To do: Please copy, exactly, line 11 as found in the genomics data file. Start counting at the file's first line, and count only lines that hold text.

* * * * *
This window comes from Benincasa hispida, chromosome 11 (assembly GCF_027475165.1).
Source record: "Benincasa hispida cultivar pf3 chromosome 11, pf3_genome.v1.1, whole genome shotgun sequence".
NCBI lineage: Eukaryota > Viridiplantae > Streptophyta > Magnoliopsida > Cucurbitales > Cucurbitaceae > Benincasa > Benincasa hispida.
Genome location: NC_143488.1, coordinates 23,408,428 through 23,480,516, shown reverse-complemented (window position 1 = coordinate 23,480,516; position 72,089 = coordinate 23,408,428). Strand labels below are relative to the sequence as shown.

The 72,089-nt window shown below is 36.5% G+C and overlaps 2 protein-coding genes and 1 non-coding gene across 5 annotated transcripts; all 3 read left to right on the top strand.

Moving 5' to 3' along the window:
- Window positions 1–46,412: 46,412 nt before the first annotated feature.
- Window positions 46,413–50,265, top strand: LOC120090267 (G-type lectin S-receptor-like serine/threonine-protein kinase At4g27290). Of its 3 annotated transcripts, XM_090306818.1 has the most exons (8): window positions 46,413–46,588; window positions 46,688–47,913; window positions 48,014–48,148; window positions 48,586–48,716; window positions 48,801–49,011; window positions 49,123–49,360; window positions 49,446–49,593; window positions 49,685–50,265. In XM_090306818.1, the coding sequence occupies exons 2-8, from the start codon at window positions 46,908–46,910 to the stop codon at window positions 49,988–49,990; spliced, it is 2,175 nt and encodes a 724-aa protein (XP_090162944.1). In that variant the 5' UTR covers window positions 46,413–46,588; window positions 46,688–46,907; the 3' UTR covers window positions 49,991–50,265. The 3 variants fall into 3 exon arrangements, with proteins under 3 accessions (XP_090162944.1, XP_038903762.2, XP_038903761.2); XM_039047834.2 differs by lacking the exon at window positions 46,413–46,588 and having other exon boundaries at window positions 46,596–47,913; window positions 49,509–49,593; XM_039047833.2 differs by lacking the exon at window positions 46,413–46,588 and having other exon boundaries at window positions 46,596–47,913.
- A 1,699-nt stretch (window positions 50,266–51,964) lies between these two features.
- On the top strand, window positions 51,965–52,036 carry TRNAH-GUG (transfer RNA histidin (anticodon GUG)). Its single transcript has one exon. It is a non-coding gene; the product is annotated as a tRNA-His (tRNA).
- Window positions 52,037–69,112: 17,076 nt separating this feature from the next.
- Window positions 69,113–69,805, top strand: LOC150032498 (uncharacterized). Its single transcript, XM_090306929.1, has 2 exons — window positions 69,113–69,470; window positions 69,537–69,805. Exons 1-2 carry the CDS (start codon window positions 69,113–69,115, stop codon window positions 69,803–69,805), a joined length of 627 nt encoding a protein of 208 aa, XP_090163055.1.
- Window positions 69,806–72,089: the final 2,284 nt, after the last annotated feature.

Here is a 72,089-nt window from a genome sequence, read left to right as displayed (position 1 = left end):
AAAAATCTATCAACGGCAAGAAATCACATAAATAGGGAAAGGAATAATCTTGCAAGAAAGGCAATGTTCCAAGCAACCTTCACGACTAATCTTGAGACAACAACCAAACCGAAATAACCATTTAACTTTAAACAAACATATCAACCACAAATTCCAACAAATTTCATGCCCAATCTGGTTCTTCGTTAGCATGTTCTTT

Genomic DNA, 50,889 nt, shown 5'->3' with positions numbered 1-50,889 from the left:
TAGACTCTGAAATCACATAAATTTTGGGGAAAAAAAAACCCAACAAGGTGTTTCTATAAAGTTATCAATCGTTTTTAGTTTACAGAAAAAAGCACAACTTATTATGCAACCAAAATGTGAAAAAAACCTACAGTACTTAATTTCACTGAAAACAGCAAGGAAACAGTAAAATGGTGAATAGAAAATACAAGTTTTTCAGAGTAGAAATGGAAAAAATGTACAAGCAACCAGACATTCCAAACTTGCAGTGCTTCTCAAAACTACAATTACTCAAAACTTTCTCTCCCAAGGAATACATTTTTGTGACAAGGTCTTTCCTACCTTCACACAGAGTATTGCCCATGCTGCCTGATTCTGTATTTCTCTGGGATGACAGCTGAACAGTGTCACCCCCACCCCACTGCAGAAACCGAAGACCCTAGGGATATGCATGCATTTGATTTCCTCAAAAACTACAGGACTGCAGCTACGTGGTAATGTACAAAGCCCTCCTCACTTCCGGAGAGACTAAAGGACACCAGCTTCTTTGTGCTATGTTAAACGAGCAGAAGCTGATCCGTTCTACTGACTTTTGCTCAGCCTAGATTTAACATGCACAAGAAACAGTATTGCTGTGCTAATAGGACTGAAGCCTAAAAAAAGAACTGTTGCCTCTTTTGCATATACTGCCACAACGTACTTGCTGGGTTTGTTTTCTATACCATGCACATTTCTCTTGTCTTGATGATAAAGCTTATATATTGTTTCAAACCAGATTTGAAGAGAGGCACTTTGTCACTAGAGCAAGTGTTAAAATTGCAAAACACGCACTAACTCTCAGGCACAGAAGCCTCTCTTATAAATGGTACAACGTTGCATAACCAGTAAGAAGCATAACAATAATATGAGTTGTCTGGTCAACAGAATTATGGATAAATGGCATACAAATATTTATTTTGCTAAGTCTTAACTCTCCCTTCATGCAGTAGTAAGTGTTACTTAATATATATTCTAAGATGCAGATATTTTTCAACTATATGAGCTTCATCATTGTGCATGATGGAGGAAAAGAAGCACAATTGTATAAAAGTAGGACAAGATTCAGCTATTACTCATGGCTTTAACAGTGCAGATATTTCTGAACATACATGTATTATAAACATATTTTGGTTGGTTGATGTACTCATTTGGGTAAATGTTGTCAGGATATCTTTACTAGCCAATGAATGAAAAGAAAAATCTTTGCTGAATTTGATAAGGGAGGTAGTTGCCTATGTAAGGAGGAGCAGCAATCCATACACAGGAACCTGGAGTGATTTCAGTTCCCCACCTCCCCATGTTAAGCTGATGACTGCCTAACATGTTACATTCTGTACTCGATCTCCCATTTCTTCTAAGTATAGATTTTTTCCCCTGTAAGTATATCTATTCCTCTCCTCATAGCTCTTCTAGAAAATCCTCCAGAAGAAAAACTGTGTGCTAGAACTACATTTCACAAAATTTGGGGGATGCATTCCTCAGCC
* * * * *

- Window positions 52,037–69,112: 17,076 nt separating this feature from the next.